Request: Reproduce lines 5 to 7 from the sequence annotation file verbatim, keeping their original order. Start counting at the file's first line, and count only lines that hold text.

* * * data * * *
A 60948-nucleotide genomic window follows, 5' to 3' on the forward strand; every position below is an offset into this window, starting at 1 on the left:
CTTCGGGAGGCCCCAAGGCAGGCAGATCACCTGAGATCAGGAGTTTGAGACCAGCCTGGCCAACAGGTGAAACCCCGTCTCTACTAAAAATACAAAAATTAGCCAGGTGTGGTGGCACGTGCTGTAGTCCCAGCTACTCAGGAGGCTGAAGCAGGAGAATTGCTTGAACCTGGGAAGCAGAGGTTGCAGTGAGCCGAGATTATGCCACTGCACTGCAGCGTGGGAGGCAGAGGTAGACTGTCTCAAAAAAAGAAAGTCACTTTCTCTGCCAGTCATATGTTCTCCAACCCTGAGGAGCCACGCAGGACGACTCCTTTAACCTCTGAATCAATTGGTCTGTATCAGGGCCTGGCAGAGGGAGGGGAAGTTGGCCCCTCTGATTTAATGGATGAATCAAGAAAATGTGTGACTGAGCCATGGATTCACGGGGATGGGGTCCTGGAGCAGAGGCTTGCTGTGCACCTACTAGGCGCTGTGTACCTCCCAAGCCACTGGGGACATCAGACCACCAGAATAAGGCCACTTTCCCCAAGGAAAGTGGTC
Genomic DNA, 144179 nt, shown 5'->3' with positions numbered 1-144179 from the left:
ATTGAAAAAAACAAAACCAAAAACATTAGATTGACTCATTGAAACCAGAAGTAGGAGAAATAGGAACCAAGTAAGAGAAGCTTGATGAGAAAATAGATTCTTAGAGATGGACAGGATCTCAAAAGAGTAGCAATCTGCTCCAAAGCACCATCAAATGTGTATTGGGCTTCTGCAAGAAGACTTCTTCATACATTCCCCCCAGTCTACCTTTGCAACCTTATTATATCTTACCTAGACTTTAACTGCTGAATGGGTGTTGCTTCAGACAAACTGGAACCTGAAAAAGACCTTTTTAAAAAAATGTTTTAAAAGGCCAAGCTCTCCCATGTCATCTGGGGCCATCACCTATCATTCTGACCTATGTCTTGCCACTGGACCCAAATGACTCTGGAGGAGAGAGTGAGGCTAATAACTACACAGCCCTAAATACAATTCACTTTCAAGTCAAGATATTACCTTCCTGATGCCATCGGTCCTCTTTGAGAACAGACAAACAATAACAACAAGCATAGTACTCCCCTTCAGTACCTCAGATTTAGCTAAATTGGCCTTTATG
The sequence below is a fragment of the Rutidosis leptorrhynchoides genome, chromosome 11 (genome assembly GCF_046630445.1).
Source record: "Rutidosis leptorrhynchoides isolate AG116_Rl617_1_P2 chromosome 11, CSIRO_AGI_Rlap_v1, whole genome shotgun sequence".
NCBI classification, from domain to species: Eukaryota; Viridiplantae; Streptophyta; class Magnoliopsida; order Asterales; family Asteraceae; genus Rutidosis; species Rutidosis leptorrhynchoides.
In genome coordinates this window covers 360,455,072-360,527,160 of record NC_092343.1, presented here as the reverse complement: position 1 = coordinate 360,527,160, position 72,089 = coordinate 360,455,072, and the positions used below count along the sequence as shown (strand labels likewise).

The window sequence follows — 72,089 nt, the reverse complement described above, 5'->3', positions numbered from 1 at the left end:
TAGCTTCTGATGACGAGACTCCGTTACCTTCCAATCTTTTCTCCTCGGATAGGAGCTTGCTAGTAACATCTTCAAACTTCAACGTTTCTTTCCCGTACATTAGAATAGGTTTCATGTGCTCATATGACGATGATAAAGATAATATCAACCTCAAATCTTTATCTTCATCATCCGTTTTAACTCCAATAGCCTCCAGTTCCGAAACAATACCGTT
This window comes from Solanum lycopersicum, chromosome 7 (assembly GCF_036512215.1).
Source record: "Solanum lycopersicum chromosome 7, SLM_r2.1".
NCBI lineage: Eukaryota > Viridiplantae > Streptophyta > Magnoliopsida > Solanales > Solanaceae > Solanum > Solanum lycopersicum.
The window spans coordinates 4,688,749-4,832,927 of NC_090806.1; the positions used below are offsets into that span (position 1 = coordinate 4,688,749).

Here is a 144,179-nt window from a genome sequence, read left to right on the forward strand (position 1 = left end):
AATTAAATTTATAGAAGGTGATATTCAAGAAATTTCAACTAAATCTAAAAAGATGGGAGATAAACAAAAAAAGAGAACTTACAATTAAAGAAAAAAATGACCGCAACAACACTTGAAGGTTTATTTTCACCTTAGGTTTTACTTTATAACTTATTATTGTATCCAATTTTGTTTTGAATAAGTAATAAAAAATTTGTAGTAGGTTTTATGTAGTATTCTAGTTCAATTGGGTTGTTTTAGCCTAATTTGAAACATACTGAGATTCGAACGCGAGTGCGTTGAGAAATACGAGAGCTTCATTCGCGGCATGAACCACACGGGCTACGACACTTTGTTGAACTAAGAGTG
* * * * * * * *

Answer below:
The sequence below is a fragment of the Rutidosis leptorrhynchoides genome, chromosome 11 (genome assembly GCF_046630445.1).
Source record: "Rutidosis leptorrhynchoides isolate AG116_Rl617_1_P2 chromosome 11, CSIRO_AGI_Rlap_v1, whole genome shotgun sequence".
NCBI classification, from domain to species: Eukaryota; Viridiplantae; Streptophyta; class Magnoliopsida; order Asterales; family Asteraceae; genus Rutidosis; species Rutidosis leptorrhynchoides.